Is embalming required for cremation? The answer is simply no. Embalming may be required depending on the type of service or celebration of life that the family would choose for their loved one. An example of that would be if you choose to have a visitation where the public would be coming into a funeral home and having an open viewing or an open casket. Then the funeral home requirement would be that the body would be embalmed. For the cremation process itself there is no requirement for embalming, nor is it a state law. It only becomes a requirement if you’re going to have a public visitation or a public viewing, and that requirement is usually by the funeral home establishment.
Answers from Other Funeral Directors Around the United States:
No, unless you want to have a public viewing of the deceased prior to the cremation process. If the family is not having a public viewing and only wants cremation, it is referred to as a “direct cremation.”
- Abby Schilling
Funeral Director in Richfield, MN
No, embalming is never necessary nor legally required for cremation.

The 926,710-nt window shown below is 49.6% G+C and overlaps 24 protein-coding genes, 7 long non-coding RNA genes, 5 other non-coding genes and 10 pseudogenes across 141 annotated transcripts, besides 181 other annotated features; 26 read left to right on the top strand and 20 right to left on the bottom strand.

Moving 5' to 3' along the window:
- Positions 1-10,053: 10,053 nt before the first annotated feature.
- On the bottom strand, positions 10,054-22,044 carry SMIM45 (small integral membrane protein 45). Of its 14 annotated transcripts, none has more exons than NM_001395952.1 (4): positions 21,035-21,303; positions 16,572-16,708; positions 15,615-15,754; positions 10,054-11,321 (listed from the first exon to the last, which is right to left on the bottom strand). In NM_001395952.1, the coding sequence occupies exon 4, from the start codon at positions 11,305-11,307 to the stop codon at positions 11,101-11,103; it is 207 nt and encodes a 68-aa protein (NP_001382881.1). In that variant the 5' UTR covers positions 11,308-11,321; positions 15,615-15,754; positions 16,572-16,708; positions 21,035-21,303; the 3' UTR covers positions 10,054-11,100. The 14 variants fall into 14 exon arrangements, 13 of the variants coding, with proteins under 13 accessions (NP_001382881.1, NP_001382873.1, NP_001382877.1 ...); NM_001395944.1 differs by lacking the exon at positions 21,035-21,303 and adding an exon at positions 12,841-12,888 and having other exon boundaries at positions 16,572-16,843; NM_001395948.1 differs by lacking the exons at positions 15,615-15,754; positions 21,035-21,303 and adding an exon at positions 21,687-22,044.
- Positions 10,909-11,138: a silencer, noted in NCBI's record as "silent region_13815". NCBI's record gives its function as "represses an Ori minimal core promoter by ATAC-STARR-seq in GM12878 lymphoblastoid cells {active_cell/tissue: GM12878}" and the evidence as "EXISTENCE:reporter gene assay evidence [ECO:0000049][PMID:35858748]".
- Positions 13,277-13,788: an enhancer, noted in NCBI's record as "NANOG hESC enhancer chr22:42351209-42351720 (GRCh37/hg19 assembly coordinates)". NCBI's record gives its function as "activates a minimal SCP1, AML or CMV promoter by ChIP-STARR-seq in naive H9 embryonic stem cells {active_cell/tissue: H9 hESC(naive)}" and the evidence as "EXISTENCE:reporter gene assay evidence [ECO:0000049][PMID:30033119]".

- Michael Sollitto
Funeral Director in Charlotte, NC
Embalming is not necessary for a cremation or for a service taking place after the cremation is complete. However, embalming is required if the service will take place with the body present before the cremation. A lot of families get confused on this. They get mislead by incorrect information. For example, a family is planning a viewing for their loved one with 60 members from the community planning to attend before the cremation. The funeral home may require this body to be embalmed for the safety of the community as well as itself.
- Dorsey Thomas
Funeral Director in Atlanta, GA